Wilkes University


Canine Cadet: Wilkes AFROTC Det. 752 pioneers new program

Wilkes University Canine Cadet LibbyWilkes University Air Force ROTC Detachment 752 recently launched a new initiative where the members will help train a psychological service dog.

Affectionately called the detachment’s canine cadet, the three-month-old wirehaired pointing griffon named Libby will provide emotional support for the campus community at large. Eventually she also will be used off campus. Psychological service dogs assist those they come in contact with by improving social, emotional and cognitive function. 

Lt. Col. John “Slick” Baum, the detachment commander, who launched the initiative, explained that spending five to 15 minutes with a service dog has been proven to change one’s brain chemistry by boosting endorphins, reducing stress hormones and even aids building neural pathways. This can help people better cope with stress, depression and trauma. Baum believes Libby exemplifies the Air Force Core Value of “Service Before Self.” 

Baum notes that, to the best of his knowledge, this is the first time any AFROTC unit has implemented a psychological service dog.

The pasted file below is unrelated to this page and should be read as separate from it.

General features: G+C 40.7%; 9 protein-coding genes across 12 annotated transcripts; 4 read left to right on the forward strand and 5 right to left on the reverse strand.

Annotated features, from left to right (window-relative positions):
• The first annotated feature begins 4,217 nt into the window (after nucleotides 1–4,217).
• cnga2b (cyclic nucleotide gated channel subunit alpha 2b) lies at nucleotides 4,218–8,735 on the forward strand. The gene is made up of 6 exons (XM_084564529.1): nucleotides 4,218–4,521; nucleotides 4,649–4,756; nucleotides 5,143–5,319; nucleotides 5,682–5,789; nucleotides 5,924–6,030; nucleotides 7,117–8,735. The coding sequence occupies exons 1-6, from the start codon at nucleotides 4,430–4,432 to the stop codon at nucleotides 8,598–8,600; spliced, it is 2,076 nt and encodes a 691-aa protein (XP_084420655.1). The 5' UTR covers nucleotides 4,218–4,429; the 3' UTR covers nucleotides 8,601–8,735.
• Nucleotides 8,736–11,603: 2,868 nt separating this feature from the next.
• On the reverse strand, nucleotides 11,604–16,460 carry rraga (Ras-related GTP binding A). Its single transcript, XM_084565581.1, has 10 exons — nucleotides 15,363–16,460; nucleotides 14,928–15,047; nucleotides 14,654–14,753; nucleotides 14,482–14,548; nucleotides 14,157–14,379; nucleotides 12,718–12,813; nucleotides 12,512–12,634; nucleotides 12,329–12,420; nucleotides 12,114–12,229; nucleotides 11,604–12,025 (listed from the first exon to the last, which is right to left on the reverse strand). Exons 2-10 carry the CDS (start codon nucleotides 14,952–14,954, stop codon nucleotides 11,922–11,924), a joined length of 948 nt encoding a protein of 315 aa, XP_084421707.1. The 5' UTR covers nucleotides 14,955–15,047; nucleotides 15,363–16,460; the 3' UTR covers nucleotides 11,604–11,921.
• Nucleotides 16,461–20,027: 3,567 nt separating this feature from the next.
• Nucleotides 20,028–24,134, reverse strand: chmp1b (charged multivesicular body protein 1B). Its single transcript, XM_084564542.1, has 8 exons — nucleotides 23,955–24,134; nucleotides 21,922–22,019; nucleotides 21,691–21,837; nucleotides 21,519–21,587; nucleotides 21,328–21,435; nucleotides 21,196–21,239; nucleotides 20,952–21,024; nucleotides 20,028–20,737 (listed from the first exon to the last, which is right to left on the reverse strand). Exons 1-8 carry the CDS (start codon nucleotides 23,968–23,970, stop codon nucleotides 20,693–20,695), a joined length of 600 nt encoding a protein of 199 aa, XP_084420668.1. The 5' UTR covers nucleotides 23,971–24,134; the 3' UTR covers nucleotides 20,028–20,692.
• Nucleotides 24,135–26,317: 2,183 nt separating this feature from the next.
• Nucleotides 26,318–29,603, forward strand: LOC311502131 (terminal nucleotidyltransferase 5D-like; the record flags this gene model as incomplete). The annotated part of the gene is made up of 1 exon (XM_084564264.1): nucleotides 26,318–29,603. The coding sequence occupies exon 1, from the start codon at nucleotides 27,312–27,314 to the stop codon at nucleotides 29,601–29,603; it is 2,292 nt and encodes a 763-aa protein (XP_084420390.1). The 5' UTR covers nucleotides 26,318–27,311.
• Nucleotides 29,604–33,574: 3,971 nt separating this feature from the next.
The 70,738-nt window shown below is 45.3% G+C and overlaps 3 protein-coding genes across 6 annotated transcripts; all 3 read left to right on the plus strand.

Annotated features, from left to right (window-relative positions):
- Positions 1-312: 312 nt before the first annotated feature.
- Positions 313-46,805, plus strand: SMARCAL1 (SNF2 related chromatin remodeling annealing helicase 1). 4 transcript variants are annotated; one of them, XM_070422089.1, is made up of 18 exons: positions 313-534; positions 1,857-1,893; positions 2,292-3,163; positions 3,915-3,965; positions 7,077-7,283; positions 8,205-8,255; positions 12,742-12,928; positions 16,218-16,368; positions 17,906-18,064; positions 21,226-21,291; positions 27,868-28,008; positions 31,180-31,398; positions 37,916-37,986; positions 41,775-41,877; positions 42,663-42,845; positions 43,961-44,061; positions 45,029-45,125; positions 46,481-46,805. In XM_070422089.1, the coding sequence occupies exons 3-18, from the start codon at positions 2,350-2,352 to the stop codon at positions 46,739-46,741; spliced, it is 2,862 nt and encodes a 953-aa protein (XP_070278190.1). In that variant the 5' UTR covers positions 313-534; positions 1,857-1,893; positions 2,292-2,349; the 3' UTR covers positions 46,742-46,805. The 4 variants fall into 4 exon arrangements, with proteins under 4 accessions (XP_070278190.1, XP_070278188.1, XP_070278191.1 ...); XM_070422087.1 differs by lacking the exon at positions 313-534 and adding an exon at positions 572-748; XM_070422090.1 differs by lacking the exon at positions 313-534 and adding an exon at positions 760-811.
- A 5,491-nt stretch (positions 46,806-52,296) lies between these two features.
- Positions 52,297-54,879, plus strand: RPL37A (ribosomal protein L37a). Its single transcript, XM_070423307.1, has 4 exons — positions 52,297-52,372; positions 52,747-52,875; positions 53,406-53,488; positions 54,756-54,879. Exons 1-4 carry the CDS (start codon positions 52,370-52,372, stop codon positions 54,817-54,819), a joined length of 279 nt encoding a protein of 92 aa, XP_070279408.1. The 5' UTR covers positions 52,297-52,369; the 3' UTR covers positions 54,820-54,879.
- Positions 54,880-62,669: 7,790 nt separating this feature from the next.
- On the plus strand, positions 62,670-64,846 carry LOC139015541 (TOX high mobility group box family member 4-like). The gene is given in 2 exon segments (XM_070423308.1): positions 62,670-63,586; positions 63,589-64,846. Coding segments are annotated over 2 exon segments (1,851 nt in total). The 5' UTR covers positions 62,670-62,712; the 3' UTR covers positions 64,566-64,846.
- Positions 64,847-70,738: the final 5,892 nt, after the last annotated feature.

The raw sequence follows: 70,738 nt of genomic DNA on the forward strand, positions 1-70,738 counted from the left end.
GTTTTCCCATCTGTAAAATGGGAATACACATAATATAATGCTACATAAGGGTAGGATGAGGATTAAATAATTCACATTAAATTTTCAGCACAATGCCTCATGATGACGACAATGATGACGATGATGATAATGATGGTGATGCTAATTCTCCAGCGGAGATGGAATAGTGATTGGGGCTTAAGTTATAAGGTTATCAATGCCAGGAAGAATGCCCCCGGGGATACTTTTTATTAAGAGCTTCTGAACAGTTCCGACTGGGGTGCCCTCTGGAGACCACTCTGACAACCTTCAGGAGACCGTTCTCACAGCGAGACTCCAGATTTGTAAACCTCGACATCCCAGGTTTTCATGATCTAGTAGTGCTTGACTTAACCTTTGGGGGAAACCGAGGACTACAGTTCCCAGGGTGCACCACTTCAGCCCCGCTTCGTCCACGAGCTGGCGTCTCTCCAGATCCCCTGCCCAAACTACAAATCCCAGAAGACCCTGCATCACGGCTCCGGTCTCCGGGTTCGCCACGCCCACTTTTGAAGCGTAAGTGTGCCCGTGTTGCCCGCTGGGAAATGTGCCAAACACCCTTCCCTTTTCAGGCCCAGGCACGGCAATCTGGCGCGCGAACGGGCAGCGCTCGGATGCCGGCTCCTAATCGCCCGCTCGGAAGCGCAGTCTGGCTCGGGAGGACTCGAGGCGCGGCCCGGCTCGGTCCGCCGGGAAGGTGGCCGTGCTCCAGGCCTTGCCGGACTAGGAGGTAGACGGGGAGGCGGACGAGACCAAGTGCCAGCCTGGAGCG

Baum said the canine cadet will operate under different “spheres of influence;” in other words, she will be utilized in different ways to help different parts of the university appropriately. The first “sphere” or layer is the U.S. Air Force Cadre, the active-duty members currently stationed in at Wilkes University. Baum said Libby acts as a “bonding agent” for them, a necessity as the cadre adjusts to not being around other airmen, support functions or service facilities found on a normal Air Force base. 

“From a social standpoint, we’re kind of just alone doing our jobs,” Baum said. “Libby helps bring some stabilization.” 

From there, Baum hopes to implement Libby to help AFROTC cadets, as well as the faculty and student body. Ultimately, Baum said he hopes to use her as “a tool on campus,” to provide support to those who need her. For example, Baum states that if someone were to have to deliver bad news to a student or faculty member, Libby would be present to help break the news. 

“As we work to continue to socialize her, we’re trying to figure out the right times and places to plug her in,” Baum said, citing homecoming and various alumni events as examples. “She’s a great icebreaker.” 

Eventually, Baum said he would like to “make a face for [Libby] on campus,” including her instagram feed@cadetlibby. 

Obtaining a psychological service dog has been a three-year process for Baum. He had been working with a breeder to find a dog that would be virtually shed-free and “very active” as to suit the needs of the community. 

In the three weeks she has been on campus, Libby has already won the affection of everyone she has met, Baum said. Her behavior on the flight from Colorado to Wilkes-Barre suggests that she will be a great fit for the campus and the Air Force ROTC. 

“She flew like a champion,” Baum said.